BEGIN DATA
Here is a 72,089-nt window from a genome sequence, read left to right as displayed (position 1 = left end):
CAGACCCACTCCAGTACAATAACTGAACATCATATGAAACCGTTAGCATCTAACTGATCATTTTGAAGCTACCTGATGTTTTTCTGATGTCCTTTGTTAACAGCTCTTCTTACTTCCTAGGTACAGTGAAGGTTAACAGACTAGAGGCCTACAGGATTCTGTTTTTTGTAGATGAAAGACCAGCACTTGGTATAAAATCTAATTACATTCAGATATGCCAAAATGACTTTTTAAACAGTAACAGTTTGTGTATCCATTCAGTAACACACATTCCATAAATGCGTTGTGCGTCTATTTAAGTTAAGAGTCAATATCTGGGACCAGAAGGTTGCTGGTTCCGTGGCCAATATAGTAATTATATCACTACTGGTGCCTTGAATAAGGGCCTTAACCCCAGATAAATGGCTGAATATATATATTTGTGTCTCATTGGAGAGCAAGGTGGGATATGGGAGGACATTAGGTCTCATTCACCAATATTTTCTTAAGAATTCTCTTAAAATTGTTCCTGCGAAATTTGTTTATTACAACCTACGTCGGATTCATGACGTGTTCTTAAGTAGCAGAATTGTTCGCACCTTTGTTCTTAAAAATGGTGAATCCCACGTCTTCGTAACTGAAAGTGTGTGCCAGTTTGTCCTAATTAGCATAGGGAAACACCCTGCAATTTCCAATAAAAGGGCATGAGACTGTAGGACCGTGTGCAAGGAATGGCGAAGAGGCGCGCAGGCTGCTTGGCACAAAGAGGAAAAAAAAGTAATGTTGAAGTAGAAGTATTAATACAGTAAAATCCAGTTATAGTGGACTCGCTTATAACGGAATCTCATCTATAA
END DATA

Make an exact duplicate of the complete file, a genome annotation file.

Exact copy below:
Here is a 72,089-nt window from a genome sequence, read left to right as displayed (position 1 = left end):
CAGACCCACTCCAGTACAATAACTGAACATCATATGAAACCGTTAGCATCTAACTGATCATTTTGAAGCTACCTGATGTTTTTCTGATGTCCTTTGTTAACAGCTCTTCTTACTTCCTAGGTACAGTGAAGGTTAACAGACTAGAGGCCTACAGGATTCTGTTTTTTGTAGATGAAAGACCAGCACTTGGTATAAAATCTAATTACATTCAGATATGCCAAAATGACTTTTTAAACAGTAACAGTTTGTGTATCCATTCAGTAACACACATTCCATAAATGCGTTGTGCGTCTATTTAAGTTAAGAGTCAATATCTGGGACCAGAAGGTTGCTGGTTCCGTGGCCAATATAGTAATTATATCACTACTGGTGCCTTGAATAAGGGCCTTAACCCCAGATAAATGGCTGAATATATATATTTGTGTCTCATTGGAGAGCAAGGTGGGATATGGGAGGACATTAGGTCTCATTCACCAATATTTTCTTAAGAATTCTCTTAAAATTGTTCCTGCGAAATTTGTTTATTACAACCTACGTCGGATTCATGACGTGTTCTTAAGTAGCAGAATTGTTCGCACCTTTGTTCTTAAAAATGGTGAATCCCACGTCTTCGTAACTGAAAGTGTGTGCCAGTTTGTCCTAATTAGCATAGGGAAACACCCTGCAATTTCCAATAAAAGGGCATGAGACTGTAGGACCGTGTGCAAGGAATGGCGAAGAGGCGCGCAGGCTGCTTGGCACAAAGAGGAAAAAAAAGTAATGTTGAAGTAGAAGTATTAATACAGTAAAATCCAGTTATAGTGGACTCGCTTATAACGGAATCTCATCTATAA